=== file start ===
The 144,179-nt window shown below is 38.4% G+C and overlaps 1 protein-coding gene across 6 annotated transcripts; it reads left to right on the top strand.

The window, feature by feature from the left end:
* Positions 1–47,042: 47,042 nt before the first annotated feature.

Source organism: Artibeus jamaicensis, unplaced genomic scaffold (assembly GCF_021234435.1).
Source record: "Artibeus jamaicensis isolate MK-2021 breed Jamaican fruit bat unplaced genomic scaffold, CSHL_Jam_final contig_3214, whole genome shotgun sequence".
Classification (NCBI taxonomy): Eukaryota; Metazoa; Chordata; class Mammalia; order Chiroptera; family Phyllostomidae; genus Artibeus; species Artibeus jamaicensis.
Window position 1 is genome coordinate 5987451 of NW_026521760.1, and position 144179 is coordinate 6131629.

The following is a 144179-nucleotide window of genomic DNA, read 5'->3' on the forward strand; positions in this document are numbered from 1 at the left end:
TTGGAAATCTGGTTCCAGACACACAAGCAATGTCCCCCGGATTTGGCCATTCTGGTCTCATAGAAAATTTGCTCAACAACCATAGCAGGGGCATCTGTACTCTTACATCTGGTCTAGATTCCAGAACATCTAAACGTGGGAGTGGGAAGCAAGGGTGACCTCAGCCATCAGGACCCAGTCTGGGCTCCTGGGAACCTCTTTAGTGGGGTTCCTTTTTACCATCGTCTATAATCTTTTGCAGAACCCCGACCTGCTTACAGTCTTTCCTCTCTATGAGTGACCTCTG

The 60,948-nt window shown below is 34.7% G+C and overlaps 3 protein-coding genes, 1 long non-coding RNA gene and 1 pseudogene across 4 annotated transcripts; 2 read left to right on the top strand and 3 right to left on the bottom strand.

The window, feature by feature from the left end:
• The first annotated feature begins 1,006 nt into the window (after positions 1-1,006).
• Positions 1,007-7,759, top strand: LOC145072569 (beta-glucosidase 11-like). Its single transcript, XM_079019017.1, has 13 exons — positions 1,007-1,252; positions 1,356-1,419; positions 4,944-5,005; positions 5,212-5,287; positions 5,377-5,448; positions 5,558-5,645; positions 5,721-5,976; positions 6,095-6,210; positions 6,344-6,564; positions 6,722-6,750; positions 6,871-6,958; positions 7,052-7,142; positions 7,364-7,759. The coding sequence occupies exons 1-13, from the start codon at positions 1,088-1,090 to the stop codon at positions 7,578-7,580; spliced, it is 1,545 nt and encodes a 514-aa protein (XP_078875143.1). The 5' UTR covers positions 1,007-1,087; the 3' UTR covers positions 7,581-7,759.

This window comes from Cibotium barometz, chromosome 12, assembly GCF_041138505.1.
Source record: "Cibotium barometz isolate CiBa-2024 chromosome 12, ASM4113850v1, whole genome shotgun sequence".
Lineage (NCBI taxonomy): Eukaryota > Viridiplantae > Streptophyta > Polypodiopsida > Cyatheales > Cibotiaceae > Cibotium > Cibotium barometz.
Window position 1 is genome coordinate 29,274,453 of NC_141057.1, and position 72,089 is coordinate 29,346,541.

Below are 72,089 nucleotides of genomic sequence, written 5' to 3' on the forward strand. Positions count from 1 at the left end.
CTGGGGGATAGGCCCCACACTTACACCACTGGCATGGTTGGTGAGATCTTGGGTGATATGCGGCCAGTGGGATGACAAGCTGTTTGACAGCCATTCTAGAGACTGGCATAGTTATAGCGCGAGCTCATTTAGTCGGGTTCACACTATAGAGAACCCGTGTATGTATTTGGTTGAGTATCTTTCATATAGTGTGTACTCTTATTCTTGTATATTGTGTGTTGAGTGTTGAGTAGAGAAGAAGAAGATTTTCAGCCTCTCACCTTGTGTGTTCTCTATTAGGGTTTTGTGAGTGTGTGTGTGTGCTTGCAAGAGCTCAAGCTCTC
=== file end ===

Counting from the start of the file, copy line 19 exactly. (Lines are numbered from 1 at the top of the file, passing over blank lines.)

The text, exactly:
CTGGGGGATAGGCCCCACACTTACACCACTGGCATGGTTGGTGAGATCTTGGGTGATATGCGGCCAGTGGGATGACAAGCTGTTTGACAGCCATTCTAGAGACTGGCATAGTTATAGCGCGAGCTCATTTAGTCGGGTTCACACTATAGAGAACCCGTGTATGTATTTGGTTGAGTATCTTTCATATAGTGTGTACTCTTATTCTTGTATATTGTGTGTTGAGTGTTGAGTAGAGAAGAAGAAGATTTTCAGCCTCTCACCTTGTGTGTTCTCTATTAGGGTTTTGTGAGTGTGTGTGTGTGCTTGCAAGAGCTCAAGCTCTC